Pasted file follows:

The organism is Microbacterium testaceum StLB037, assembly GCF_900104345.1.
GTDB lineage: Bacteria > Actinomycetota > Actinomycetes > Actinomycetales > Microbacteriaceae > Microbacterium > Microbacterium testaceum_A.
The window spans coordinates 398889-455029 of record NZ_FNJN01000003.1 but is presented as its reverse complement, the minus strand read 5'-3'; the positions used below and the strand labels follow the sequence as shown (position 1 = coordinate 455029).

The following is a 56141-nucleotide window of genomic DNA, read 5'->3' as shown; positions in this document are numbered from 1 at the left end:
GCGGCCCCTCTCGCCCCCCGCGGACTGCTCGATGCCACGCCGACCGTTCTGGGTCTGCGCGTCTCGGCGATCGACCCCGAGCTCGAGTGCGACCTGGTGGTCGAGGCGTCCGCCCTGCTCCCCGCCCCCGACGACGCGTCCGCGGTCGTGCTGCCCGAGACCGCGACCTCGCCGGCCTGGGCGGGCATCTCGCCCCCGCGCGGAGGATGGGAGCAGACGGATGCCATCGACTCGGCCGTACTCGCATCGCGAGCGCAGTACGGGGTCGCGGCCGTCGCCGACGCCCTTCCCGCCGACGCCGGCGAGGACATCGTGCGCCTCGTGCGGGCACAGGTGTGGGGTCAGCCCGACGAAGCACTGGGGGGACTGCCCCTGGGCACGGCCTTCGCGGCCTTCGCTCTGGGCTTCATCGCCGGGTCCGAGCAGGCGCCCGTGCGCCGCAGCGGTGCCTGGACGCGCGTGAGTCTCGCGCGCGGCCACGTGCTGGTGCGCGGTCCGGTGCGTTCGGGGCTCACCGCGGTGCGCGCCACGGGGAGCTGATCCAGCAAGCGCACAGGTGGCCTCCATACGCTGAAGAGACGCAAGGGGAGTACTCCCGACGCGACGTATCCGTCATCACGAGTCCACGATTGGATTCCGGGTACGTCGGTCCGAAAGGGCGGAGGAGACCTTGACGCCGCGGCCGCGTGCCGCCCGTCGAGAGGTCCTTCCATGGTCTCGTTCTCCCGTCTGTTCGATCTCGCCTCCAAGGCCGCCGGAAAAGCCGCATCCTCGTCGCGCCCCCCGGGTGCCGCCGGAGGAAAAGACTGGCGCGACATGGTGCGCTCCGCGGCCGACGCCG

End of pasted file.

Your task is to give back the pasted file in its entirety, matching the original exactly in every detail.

The organism is Microbacterium testaceum StLB037, assembly GCF_900104345.1.
GTDB lineage: Bacteria > Actinomycetota > Actinomycetes > Actinomycetales > Microbacteriaceae > Microbacterium > Microbacterium testaceum_A.
The window spans coordinates 398889-455029 of record NZ_FNJN01000003.1 but is presented as its reverse complement, the minus strand read 5'-3'; the positions used below and the strand labels follow the sequence as shown (position 1 = coordinate 455029).

The following is a 56141-nucleotide window of genomic DNA, read 5'->3' as shown; positions in this document are numbered from 1 at the left end:
GCGGCCCCTCTCGCCCCCCGCGGACTGCTCGATGCCACGCCGACCGTTCTGGGTCTGCGCGTCTCGGCGATCGACCCCGAGCTCGAGTGCGACCTGGTGGTCGAGGCGTCCGCCCTGCTCCCCGCCCCCGACGACGCGTCCGCGGTCGTGCTGCCCGAGACCGCGACCTCGCCGGCCTGGGCGGGCATCTCGCCCCCGCGCGGAGGATGGGAGCAGACGGATGCCATCGACTCGGCCGTACTCGCATCGCGAGCGCAGTACGGGGTCGCGGCCGTCGCCGACGCCCTTCCCGCCGACGCCGGCGAGGACATCGTGCGCCTCGTGCGGGCACAGGTGTGGGGTCAGCCCGACGAAGCACTGGGGGGACTGCCCCTGGGCACGGCCTTCGCGGCCTTCGCTCTGGGCTTCATCGCCGGGTCCGAGCAGGCGCCCGTGCGCCGCAGCGGTGCCTGGACGCGCGTGAGTCTCGCGCGCGGCCACGTGCTGGTGCGCGGTCCGGTGCGTTCGGGGCTCACCGCGGTGCGCGCCACGGGGAGCTGATCCAGCAAGCGCACAGGTGGCCTCCATACGCTGAAGAGACGCAAGGGGAGTACTCCCGACGCGACGTATCCGTCATCACGAGTCCACGATTGGATTCCGGGTACGTCGGTCCGAAAGGGCGGAGGAGACCTTGACGCCGCGGCCGCGTGCCGCCCGTCGAGAGGTCCTTCCATGGTCTCGTTCTCCCGTCTGTTCGATCTCGCCTCCAAGGCCGCCGGAAAAGCCGCATCCTCGTCGCGCCCCCCGGGTGCCGCCGGAGGAAAAGACTGGCGCGACATGGTGCGCTCCGCGGCCGACGCCG